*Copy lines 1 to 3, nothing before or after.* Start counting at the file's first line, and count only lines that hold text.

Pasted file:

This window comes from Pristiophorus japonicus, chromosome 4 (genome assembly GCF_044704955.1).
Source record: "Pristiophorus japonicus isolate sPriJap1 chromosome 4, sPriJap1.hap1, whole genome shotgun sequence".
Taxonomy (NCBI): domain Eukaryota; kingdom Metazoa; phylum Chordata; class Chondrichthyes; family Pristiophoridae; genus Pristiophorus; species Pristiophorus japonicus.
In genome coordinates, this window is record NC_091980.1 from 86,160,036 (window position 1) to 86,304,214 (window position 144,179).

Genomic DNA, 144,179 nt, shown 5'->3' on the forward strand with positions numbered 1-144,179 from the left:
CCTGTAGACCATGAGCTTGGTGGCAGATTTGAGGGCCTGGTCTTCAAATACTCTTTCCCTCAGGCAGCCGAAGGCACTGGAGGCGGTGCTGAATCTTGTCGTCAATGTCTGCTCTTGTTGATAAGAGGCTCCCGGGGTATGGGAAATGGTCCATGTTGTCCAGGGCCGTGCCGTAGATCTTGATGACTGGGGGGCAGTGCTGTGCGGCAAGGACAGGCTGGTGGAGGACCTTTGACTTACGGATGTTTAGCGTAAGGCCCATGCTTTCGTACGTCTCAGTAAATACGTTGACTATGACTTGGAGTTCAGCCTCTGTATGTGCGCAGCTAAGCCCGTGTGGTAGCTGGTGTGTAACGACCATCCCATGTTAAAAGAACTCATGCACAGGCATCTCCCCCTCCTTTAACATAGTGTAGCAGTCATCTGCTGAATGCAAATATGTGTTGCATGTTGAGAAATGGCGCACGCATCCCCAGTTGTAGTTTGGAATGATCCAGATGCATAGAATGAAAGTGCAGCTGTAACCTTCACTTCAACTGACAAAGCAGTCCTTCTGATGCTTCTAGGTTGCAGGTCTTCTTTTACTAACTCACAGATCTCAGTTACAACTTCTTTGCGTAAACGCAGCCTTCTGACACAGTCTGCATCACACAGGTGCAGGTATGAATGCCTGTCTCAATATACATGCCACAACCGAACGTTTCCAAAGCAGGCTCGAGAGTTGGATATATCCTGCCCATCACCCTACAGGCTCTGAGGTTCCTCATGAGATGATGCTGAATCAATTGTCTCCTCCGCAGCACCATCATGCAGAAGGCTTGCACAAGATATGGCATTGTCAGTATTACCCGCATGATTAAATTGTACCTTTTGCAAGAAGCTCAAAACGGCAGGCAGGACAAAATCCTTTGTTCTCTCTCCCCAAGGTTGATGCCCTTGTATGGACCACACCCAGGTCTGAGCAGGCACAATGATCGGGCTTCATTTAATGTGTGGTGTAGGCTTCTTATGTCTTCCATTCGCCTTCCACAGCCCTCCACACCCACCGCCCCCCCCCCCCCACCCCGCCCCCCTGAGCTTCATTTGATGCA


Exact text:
This window comes from Pristiophorus japonicus, chromosome 4 (genome assembly GCF_044704955.1).
Source record: "Pristiophorus japonicus isolate sPriJap1 chromosome 4, sPriJap1.hap1, whole genome shotgun sequence".
Taxonomy (NCBI): domain Eukaryota; kingdom Metazoa; phylum Chordata; class Chondrichthyes; family Pristiophoridae; genus Pristiophorus; species Pristiophorus japonicus.